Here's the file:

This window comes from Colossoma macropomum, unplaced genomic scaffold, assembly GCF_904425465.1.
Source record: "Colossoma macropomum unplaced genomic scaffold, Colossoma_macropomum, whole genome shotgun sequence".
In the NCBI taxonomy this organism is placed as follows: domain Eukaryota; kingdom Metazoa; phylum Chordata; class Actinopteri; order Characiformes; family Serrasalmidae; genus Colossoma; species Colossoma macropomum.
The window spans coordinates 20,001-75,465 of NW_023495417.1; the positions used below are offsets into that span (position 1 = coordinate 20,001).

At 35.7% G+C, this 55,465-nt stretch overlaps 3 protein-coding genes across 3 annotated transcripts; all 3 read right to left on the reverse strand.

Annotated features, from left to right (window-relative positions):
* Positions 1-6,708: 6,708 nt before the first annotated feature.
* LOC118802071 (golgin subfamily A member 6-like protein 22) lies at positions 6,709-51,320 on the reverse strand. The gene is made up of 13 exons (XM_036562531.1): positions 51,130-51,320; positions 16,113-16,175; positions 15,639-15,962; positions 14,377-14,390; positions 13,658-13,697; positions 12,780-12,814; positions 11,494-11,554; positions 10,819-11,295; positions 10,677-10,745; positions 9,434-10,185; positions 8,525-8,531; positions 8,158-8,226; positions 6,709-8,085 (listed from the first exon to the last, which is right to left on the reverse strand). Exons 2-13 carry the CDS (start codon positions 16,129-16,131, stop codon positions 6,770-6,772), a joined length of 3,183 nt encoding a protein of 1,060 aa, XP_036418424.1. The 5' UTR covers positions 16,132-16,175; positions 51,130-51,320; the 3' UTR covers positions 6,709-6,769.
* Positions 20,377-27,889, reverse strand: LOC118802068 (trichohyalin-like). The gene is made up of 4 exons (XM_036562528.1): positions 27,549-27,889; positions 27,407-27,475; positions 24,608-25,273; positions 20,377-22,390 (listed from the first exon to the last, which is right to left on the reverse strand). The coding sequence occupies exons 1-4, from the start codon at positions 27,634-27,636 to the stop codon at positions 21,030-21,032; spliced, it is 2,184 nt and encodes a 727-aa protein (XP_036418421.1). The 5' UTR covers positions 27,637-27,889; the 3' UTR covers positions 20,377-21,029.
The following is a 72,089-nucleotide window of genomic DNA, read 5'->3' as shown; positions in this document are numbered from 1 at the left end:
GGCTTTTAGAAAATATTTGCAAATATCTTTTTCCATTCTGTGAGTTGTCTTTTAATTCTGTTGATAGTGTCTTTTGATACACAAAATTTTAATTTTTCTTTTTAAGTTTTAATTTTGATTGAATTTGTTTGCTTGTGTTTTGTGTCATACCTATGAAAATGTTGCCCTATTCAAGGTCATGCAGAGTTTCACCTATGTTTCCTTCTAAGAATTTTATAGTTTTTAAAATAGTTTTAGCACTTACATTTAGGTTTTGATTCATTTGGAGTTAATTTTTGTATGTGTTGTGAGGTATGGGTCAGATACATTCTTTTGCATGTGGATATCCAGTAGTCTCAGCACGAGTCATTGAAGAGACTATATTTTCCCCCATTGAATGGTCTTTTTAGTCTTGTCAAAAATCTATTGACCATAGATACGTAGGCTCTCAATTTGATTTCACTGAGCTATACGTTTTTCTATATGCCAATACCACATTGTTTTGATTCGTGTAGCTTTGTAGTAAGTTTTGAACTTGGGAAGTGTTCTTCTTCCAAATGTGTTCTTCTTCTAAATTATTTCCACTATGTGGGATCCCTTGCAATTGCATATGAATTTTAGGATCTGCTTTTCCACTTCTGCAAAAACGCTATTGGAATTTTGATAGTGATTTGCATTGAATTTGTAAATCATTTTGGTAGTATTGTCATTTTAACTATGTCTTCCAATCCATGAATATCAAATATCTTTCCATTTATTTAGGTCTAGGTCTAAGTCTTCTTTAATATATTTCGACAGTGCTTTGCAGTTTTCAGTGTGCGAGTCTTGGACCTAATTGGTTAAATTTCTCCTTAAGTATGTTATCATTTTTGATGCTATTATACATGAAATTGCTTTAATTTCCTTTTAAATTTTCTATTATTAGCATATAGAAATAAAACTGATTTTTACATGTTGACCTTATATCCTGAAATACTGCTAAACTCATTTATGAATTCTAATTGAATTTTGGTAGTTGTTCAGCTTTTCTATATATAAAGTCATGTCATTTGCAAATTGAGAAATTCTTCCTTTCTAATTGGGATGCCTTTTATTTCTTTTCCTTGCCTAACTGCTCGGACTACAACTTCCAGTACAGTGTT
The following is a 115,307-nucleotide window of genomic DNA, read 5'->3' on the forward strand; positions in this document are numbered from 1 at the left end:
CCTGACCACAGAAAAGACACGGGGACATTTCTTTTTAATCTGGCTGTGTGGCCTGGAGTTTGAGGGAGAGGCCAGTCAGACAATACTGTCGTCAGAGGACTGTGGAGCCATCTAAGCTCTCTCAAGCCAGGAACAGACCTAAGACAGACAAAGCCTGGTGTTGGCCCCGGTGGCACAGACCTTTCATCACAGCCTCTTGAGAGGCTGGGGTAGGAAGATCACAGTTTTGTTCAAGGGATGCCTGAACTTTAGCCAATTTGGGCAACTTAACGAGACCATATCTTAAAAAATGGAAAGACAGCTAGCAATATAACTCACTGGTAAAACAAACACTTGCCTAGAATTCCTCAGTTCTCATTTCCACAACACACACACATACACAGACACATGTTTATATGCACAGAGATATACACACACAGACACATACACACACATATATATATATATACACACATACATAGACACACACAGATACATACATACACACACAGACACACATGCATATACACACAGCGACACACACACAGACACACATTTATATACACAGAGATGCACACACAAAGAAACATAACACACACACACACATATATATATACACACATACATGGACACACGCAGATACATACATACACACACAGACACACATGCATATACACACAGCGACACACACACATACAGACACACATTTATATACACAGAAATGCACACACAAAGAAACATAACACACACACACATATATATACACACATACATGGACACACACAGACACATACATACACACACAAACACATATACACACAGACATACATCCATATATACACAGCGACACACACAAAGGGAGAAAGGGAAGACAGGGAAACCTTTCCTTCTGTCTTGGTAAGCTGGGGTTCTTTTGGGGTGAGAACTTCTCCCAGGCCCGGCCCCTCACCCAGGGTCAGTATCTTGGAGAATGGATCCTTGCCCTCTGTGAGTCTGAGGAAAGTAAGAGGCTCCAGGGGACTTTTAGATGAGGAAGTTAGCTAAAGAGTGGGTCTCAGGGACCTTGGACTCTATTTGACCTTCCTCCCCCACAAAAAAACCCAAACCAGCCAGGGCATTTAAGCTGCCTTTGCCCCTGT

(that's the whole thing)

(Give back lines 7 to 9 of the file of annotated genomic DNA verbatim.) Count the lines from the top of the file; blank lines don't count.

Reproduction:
* Positions 1-6,708: 6,708 nt before the first annotated feature.
* LOC118802071 (golgin subfamily A member 6-like protein 22) lies at positions 6,709-51,320 on the reverse strand. The gene is made up of 13 exons (XM_036562531.1): positions 51,130-51,320; positions 16,113-16,175; positions 15,639-15,962; positions 14,377-14,390; positions 13,658-13,697; positions 12,780-12,814; positions 11,494-11,554; positions 10,819-11,295; positions 10,677-10,745; positions 9,434-10,185; positions 8,525-8,531; positions 8,158-8,226; positions 6,709-8,085 (listed from the first exon to the last, which is right to left on the reverse strand). Exons 2-13 carry the CDS (start codon positions 16,129-16,131, stop codon positions 6,770-6,772), a joined length of 3,183 nt encoding a protein of 1,060 aa, XP_036418424.1. The 5' UTR covers positions 16,132-16,175; positions 51,130-51,320; the 3' UTR covers positions 6,709-6,769.
* Positions 20,377-27,889, reverse strand: LOC118802068 (trichohyalin-like). The gene is made up of 4 exons (XM_036562528.1): positions 27,549-27,889; positions 27,407-27,475; positions 24,608-25,273; positions 20,377-22,390 (listed from the first exon to the last, which is right to left on the reverse strand). The coding sequence occupies exons 1-4, from the start codon at positions 27,634-27,636 to the stop codon at positions 21,030-21,032; spliced, it is 2,184 nt and encodes a 727-aa protein (XP_036418421.1). The 5' UTR covers positions 27,637-27,889; the 3' UTR covers positions 20,377-21,029.